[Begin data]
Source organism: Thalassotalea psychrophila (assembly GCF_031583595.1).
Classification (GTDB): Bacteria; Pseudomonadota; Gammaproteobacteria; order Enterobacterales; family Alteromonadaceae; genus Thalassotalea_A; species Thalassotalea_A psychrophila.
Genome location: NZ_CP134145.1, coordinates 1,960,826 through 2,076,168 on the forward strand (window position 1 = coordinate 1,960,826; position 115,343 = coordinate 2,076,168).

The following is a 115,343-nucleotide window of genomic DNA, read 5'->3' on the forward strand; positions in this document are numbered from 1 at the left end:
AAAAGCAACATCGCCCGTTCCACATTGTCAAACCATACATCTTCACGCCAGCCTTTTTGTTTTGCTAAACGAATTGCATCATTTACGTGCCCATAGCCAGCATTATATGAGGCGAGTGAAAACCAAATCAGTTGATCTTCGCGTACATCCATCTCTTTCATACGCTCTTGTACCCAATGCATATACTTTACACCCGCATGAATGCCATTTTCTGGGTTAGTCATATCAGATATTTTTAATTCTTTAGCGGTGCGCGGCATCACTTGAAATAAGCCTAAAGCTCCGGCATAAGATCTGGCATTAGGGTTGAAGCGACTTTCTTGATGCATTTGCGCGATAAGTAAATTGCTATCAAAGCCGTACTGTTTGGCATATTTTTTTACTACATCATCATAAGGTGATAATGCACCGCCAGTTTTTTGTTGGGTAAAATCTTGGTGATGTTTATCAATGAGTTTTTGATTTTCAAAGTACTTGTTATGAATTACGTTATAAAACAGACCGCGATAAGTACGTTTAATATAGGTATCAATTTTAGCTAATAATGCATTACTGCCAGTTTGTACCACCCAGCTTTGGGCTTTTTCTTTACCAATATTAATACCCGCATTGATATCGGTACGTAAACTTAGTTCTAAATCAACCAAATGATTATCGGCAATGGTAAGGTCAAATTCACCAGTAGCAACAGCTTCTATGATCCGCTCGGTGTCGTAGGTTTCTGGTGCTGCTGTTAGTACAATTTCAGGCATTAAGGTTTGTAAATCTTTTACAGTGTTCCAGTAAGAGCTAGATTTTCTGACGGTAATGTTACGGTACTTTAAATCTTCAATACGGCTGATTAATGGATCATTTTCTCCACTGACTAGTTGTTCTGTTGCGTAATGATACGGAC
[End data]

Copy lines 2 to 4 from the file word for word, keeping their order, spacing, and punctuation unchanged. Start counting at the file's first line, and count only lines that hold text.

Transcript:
Classification (GTDB): Bacteria; Pseudomonadota; Gammaproteobacteria; order Enterobacterales; family Alteromonadaceae; genus Thalassotalea_A; species Thalassotalea_A psychrophila.
Genome location: NZ_CP134145.1, coordinates 1,960,826 through 2,076,168 on the forward strand (window position 1 = coordinate 1,960,826; position 115,343 = coordinate 2,076,168).

The following is a 115,343-nucleotide window of genomic DNA, read 5'->3' on the forward strand; positions in this document are numbered from 1 at the left end: